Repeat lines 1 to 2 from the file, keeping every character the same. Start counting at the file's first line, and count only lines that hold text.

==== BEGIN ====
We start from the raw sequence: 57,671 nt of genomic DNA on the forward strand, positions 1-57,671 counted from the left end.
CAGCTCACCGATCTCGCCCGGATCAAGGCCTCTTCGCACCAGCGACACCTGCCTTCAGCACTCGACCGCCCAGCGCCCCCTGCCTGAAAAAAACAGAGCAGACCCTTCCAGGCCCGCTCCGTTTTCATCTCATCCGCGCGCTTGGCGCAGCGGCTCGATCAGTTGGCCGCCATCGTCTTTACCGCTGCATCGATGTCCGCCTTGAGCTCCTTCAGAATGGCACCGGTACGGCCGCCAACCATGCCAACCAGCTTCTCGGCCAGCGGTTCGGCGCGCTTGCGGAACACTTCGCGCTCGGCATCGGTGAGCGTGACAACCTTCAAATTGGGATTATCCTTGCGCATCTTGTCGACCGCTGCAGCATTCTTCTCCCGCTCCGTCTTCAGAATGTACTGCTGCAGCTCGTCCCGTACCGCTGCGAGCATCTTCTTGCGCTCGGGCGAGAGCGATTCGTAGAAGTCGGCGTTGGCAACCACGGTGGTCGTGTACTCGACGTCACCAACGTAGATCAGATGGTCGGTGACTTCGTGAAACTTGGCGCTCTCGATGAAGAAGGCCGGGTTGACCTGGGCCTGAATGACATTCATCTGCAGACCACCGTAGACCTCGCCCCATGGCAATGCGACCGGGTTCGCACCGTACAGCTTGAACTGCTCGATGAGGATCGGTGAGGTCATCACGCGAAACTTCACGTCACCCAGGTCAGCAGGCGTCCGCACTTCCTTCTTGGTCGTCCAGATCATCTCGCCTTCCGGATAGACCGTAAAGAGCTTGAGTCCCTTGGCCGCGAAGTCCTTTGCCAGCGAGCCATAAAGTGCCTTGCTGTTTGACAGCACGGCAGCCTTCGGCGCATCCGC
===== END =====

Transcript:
We start from the raw sequence: 57,671 nt of genomic DNA on the forward strand, positions 1-57,671 counted from the left end.
CAGCTCACCGATCTCGCCCGGATCAAGGCCTCTTCGCACCAGCGACACCTGCCTTCAGCACTCGACCGCCCAGCGCCCCCTGCCTGAAAAAAACAGAGCAGACCCTTCCAGGCCCGCTCCGTTTTCATCTCATCCGCGCGCTTGGCGCAGCGGCTCGATCAGTTGGCCGCCATCGTCTTTACCGCTGCATCGATGTCCGCCTTGAGCTCCTTCAGAATGGCACCGGTACGGCCGCCAACCATGCCAACCAGCTTCTCGGCCAGCGGTTCGGCGCGCTTGCGGAACACTTCGCGCTCGGCATCGGTGAGCGTGACAACCTTCAAATTGGGATTATCCTTGCGCATCTTGTCGACCGCTGCAGCATTCTTCTCCCGCTCCGTCTTCAGAATGTACTGCTGCAGCTCGTCCCGTACCGCTGCGAGCATCTTCTTGCGCTCGGGCGAGAGCGATTCGTAGAAGTCGGCGTTGGCAACCACGGTGGTCGTGTACTCGACGTCACCAACGTAGATCAGATGGTCGGTGACTTCGTGAAACTTGGCGCTCTCGATGAAGAAGGCCGGGTTGACCTGGGCCTGAATGACATTCATCTGCAGACCACCGTAGACCTCGCCCCATGGCAATGCGACCGGGTTCGCACCGTACAGCTTGAACTGCTCGATGAGGATCGGTGAGGTCATCACGCGAAACTTCACGTCACCCAGGTCAGCAGGCGTCCGCACTTCCTTCTTGGTCGTCCAGATCATCTCGCCTTCCGGATAGACCGTAAAGAGCTTGAGTCCCTTGGCCGCGAAGTCCTTTGCCAGCGAGCCATAAAGTGCCTTGCTGTTTGACAGCACGGCAGCCTTCGGCGCATCCGC